Hoisington’s City Council agreed to call a special meeting Tuesday evening to discuss altering the city’s ordinance to allow fireworks to be discharged on both July 3 and 4, following suit with the Barton County Commission’s Monday decision. The county commission’s decision applies only to unincorporated areas. Some, but not all, cities have been following suit. In order to allow the extra day, the council would need to approve the change, and it would need to be printed once in the official city newspaper, The Hoisington Dispatch, two weeks prior to the date. With the Dispatch going to print Wednesday morning, that left very little lead time to pull together a quorum. Still, after hearing some reasons to consider the change by fireworks entrepreneur Linda Barnes of T & L Fireworks, council members Monday night gave City Manager Jonathan Mitchell the go-ahead to give it a try. The members assembled and after the meeting was called to order, City Manager Jonathan MItchell informed the board that while he and the City Attorney John Horner were preparing an ordinance for the meeting, upon rereading the existing ordinance, they realized provisions had already been made. “The council has the power to expand or restrict the times and dates at its discretion,” Mitchell read. “This could have been done with a simple majority vote.” After a brief discussion, Councilperson Karen VanBrimmer spoke. “As much as I don’t want it two days in a row, I will make a motion to have fireworks on July 3 and 4, for just this year, from 7 p.m. to 11 p.m., not midnight like the county,” she said. The motion was seconded and approved, and the meeting adjourned.
Great Bend interest
The City of Great Bend typically allows fireworks only on the Fourth of July, and a special city council meeting will be needed to add an extra day this year. City Administrator Howard Partington said that as of Tuesday morning, he had received requests from three city council members to have a special meeting to discuss the option. “Mayor Allison and I discussed dates and times,” Partington said. Those were sent to council members. “If we come up with five members available at any of those times, we will have a special meeting.”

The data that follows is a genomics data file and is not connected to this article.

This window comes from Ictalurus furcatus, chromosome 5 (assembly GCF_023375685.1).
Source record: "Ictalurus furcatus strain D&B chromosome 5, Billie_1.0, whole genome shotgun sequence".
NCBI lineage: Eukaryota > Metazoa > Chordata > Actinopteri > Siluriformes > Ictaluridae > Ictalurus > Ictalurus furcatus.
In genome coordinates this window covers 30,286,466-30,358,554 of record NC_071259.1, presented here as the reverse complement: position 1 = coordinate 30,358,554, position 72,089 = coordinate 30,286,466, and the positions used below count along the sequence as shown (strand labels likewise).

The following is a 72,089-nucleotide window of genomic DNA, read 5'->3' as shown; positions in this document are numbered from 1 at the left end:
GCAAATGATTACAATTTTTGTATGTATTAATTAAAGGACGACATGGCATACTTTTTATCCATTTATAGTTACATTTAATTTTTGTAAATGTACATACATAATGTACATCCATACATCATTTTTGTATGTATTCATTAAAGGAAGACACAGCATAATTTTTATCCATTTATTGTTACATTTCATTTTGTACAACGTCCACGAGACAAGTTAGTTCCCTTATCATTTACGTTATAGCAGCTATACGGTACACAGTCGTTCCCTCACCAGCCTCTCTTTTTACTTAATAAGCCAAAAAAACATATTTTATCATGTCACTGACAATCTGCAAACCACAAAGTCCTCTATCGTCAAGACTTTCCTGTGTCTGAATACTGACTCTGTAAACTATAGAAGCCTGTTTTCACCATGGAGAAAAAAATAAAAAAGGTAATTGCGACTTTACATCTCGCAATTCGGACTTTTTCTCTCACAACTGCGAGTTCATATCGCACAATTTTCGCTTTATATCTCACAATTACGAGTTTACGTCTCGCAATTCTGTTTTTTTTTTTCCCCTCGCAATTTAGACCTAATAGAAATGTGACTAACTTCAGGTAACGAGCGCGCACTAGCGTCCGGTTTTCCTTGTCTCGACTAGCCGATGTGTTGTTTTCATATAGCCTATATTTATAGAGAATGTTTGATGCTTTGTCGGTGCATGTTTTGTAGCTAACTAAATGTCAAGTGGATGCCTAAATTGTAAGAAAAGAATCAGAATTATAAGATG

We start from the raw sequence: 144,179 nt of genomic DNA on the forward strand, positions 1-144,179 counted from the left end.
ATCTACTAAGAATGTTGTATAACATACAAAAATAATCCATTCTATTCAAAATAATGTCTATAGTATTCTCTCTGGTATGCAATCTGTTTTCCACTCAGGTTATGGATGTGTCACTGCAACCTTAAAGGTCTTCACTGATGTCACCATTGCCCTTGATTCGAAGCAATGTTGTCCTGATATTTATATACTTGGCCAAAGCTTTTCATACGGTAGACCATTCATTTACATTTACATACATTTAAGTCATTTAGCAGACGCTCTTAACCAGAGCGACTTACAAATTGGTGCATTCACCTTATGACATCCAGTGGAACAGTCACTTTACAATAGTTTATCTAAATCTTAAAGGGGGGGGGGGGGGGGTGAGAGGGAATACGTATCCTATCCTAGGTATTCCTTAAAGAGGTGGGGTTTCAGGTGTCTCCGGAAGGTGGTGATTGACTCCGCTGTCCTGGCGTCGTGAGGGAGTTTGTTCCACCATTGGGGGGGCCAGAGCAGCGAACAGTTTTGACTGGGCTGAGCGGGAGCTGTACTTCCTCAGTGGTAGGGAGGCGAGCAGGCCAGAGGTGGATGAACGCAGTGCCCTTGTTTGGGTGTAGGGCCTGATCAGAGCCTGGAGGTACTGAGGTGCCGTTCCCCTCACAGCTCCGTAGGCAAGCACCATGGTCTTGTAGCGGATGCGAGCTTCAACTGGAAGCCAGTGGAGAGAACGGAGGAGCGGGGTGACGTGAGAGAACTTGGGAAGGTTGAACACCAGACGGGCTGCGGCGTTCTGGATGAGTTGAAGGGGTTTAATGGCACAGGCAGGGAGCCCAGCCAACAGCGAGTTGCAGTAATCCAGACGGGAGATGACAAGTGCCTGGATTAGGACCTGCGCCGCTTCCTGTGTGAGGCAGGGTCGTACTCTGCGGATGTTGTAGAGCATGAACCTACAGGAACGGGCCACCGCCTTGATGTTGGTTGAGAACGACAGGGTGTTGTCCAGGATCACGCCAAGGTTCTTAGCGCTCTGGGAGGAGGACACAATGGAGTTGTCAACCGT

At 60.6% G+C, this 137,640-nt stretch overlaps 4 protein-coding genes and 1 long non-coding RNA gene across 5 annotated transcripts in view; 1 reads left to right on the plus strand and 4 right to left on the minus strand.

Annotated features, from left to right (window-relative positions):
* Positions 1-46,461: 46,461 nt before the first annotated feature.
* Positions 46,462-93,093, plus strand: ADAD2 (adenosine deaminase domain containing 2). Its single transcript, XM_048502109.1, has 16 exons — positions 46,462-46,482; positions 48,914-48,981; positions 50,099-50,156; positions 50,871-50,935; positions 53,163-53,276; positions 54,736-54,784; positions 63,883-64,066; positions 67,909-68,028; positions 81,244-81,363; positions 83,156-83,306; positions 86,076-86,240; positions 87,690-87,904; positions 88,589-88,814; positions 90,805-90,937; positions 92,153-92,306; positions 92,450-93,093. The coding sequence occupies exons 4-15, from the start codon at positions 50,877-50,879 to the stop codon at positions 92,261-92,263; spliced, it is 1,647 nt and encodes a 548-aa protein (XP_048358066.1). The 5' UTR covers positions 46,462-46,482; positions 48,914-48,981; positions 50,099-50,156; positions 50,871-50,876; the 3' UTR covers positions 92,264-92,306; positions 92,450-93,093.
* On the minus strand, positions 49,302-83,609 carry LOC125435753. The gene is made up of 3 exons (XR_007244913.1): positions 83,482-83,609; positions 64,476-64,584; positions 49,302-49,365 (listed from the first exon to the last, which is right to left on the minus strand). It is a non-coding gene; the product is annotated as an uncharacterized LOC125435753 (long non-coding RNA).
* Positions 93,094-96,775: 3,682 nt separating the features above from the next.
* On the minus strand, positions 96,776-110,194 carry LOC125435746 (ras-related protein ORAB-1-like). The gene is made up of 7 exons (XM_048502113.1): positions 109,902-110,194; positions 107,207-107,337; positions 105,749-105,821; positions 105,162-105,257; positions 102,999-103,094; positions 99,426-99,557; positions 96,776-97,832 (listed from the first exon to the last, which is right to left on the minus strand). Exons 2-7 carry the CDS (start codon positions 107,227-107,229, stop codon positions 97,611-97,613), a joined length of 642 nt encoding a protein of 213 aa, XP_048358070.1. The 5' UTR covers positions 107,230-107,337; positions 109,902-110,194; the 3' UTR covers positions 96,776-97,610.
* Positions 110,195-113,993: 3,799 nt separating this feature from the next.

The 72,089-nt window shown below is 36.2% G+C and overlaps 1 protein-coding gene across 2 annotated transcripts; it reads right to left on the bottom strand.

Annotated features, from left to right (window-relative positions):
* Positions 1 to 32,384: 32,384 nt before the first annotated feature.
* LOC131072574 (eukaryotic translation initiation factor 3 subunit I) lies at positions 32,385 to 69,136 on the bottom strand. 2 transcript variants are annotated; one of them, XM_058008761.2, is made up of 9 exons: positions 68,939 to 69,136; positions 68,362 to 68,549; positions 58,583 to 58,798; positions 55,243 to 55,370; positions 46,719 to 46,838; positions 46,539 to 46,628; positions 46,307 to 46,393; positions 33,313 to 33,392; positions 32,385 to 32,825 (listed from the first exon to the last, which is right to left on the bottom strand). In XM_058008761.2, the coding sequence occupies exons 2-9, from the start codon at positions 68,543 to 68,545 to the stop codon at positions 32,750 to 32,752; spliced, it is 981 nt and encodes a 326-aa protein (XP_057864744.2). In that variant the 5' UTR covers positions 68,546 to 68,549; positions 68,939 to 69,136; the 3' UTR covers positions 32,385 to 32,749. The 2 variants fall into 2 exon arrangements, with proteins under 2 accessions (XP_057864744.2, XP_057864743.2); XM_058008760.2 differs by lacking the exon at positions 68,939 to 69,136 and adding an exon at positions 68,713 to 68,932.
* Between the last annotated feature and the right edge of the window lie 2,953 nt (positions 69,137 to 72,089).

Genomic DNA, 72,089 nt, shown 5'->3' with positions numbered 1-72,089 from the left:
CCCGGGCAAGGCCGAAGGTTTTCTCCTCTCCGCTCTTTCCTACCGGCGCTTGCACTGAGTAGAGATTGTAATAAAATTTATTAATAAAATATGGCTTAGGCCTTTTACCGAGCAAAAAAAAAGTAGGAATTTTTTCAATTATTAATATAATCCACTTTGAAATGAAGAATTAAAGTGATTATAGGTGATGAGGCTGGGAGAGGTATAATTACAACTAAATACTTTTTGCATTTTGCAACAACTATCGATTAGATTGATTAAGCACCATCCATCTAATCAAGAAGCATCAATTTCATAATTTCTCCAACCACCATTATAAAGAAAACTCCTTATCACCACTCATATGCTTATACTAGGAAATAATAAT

Pawnee Rock on board
Pawnee Rock Mayor Linda McCowan said her city is in agreement with the county’s decision to allow fireworks on July 3 and 4, and Pawnee Rock Ordinance 279 already allows for this and more. “We only ask that those who set off fireworks clean up after themselves,” she said. Pawnee Rock, in fact, allows fireworks within the city from June 28 to July 4, which allows for celebrations to proceed even when the July 4 holiday falls in the middle of the week. “Pawnee Rock has always been fond of fireworks,” she said. She admits, her small dogs are terrified of the explosive sounds.
For pet owners who are concerned about how the annual tradition affects their four-legged friends, there are some things you can do to help calm their nerves, according to the blogsite of Cesar Millan, dog-training expert. First, bring pets to a friend’s house away from the commotion if possible, or provide a safe place like a travel crate inside your home where the pet can feel safe. Calming and soothing words can help. When pets need to be taken outdoors to relieve themselves, make sure they have identification on and are on a lead, so they do not run off if an unexpected firework should go off. Runaways are very common on the holiday.
Both the cities of Claflin and Ellinwood were in agreement, the fireworks discharge would not be allowed an extra day within their city limits. Fireworks within the county go on sale Saturday, June 27.